Uncovering African American Stories at Historic New England
Illustrated talk by Historic New England's museum historian Jennifer Pustz.
Though too often hidden, the contributions of African Americans, enslaved and free, are important to understanding the history of New England. The story of Prince Sayward of York, Maine, who fought in the American Revolution, and that of Cuff Gardner, a free African American who worked at Rhode Island’s Casey Farm at the turn of the nineteenth century, reveal new aspects of daily life at these sites. These stories are about labor, but also about these individuals’ participation in the fight for freedom and in such uniquely New England traditions as “Negro Elections.”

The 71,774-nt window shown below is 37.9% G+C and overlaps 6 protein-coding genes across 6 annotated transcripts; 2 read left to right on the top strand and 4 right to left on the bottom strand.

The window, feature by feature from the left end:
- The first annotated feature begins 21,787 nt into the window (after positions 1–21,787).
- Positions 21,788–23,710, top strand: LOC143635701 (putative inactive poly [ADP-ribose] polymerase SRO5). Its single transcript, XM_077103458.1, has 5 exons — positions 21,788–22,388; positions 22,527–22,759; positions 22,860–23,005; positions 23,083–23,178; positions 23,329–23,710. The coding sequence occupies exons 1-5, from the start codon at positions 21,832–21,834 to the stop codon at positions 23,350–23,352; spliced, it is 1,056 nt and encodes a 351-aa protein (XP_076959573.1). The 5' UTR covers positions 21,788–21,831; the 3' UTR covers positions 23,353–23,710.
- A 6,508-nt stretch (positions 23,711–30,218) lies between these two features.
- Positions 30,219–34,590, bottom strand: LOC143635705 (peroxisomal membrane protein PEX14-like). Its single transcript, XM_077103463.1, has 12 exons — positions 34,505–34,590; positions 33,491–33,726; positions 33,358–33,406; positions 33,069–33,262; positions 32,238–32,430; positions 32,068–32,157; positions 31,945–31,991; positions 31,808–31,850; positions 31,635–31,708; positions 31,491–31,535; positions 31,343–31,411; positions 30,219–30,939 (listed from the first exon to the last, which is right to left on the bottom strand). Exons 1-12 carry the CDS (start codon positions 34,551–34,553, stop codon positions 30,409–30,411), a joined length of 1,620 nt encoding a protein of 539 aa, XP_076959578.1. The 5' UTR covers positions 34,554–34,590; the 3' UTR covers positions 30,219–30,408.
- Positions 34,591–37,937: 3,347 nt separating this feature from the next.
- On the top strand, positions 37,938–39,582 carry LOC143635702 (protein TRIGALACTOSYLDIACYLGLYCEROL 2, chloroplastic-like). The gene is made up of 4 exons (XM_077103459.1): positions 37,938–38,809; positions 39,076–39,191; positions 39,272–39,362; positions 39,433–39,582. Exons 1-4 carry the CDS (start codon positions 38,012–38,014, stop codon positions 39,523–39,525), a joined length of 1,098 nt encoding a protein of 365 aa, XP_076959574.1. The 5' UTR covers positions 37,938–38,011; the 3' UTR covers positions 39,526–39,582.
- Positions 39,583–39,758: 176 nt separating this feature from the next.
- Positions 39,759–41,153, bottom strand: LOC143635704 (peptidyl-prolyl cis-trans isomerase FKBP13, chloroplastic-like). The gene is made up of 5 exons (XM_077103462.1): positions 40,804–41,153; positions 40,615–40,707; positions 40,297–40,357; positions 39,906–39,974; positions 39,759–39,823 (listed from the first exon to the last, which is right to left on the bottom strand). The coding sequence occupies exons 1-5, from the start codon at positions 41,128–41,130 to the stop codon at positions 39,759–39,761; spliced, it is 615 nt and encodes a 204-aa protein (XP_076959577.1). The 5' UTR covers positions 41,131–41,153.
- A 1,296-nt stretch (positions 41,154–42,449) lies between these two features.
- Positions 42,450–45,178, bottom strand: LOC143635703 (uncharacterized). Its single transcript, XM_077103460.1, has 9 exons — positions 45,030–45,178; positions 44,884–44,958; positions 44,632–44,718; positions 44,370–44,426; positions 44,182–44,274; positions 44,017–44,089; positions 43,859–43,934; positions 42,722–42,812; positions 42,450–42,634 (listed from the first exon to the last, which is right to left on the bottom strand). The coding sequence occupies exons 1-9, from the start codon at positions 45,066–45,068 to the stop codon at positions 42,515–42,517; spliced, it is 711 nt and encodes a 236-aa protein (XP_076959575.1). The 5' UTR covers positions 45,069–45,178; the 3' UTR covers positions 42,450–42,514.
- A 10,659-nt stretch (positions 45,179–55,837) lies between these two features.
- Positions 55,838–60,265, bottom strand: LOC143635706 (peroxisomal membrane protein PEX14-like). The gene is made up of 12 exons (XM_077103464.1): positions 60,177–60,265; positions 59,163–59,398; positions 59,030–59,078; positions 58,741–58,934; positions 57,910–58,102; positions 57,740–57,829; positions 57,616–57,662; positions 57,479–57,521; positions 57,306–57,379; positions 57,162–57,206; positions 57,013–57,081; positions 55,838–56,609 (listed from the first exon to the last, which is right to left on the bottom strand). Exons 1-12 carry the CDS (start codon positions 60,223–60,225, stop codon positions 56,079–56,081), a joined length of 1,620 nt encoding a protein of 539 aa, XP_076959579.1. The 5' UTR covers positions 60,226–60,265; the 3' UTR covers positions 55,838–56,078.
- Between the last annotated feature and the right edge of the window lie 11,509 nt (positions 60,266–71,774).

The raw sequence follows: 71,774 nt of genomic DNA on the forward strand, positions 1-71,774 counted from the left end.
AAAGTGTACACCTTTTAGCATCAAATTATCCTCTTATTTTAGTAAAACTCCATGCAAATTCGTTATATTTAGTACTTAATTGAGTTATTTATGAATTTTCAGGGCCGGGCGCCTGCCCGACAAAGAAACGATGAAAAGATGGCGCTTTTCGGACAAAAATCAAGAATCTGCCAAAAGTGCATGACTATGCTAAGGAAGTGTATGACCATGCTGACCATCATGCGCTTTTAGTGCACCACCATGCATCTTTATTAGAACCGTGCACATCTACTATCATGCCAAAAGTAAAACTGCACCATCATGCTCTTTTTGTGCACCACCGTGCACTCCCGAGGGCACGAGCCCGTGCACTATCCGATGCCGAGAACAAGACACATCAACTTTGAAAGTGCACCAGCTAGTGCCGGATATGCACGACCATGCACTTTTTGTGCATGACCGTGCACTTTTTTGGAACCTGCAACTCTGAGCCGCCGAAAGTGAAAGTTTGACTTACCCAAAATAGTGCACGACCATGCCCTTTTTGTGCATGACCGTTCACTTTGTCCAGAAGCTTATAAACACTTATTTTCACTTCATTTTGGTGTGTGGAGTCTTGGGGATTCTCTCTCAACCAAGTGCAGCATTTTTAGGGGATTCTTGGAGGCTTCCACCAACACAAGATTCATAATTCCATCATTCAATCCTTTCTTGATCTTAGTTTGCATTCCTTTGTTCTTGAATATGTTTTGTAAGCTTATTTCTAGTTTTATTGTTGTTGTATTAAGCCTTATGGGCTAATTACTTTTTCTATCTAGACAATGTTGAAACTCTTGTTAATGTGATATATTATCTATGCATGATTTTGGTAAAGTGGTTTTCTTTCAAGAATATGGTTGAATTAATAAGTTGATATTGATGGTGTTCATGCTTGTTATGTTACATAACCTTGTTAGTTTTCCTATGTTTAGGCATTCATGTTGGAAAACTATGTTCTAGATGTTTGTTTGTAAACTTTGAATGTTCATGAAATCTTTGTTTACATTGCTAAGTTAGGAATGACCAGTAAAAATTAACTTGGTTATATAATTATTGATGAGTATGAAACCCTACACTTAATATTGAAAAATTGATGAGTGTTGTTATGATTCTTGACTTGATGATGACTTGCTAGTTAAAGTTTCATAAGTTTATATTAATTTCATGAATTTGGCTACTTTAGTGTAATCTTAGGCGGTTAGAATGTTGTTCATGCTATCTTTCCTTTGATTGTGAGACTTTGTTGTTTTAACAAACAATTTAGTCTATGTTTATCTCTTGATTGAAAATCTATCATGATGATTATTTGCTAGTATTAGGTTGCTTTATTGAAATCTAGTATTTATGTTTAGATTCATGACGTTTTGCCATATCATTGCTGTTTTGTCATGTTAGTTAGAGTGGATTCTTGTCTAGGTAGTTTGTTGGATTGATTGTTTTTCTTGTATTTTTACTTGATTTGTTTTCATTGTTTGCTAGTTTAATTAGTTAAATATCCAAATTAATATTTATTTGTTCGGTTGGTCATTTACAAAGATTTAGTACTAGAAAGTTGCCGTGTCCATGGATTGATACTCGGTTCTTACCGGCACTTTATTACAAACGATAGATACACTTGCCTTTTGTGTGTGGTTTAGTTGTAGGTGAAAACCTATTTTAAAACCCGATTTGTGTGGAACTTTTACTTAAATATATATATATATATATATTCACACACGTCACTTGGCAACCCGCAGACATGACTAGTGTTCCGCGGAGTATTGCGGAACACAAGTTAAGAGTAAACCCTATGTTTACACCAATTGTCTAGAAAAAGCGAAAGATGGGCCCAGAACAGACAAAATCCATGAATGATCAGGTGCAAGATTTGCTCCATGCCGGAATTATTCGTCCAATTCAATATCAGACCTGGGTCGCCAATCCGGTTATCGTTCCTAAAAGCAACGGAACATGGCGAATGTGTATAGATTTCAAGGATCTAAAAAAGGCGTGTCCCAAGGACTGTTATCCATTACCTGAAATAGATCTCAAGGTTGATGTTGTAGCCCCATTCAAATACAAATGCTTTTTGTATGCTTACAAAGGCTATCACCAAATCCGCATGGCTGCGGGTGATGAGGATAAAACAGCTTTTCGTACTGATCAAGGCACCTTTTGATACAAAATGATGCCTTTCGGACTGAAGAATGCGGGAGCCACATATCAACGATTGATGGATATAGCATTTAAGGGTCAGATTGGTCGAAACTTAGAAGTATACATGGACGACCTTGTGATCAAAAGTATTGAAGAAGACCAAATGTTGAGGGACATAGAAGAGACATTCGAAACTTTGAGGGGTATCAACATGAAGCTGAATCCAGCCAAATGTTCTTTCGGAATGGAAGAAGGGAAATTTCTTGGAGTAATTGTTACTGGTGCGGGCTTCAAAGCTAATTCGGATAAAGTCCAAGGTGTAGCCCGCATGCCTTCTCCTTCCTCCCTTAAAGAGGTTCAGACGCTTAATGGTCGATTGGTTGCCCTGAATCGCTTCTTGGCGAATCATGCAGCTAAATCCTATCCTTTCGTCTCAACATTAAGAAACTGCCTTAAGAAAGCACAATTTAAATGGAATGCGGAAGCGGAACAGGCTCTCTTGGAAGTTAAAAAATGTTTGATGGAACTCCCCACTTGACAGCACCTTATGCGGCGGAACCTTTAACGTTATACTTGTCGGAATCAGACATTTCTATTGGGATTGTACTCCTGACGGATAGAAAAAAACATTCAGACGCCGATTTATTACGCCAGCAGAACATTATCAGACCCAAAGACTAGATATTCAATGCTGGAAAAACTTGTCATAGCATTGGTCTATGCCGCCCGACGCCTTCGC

Join museum historian Jennifer Pustz as she explores the African American experience in the North through the lens of several of Historic New England’s properties. Jennifer Pustz is museum historian at Historic New England, author of Voices from the Back Stairs: Interpreting Servants’ Lives at Historic House Museums, and a member of the Royall House and Slave Quarters board of directors. She has a Ph.D. in American Studies from the University of Iowa.
Historic New England is a museum that collects and preserves buildings, landscapes, and objects to help preserve and build appreciation for New England's cultural history.
Photo: Three African American farm hands working on the estate of James Monroe, Oak Hill, Virginia, c. 1905-1915. Baldwin Coolidge, photographer.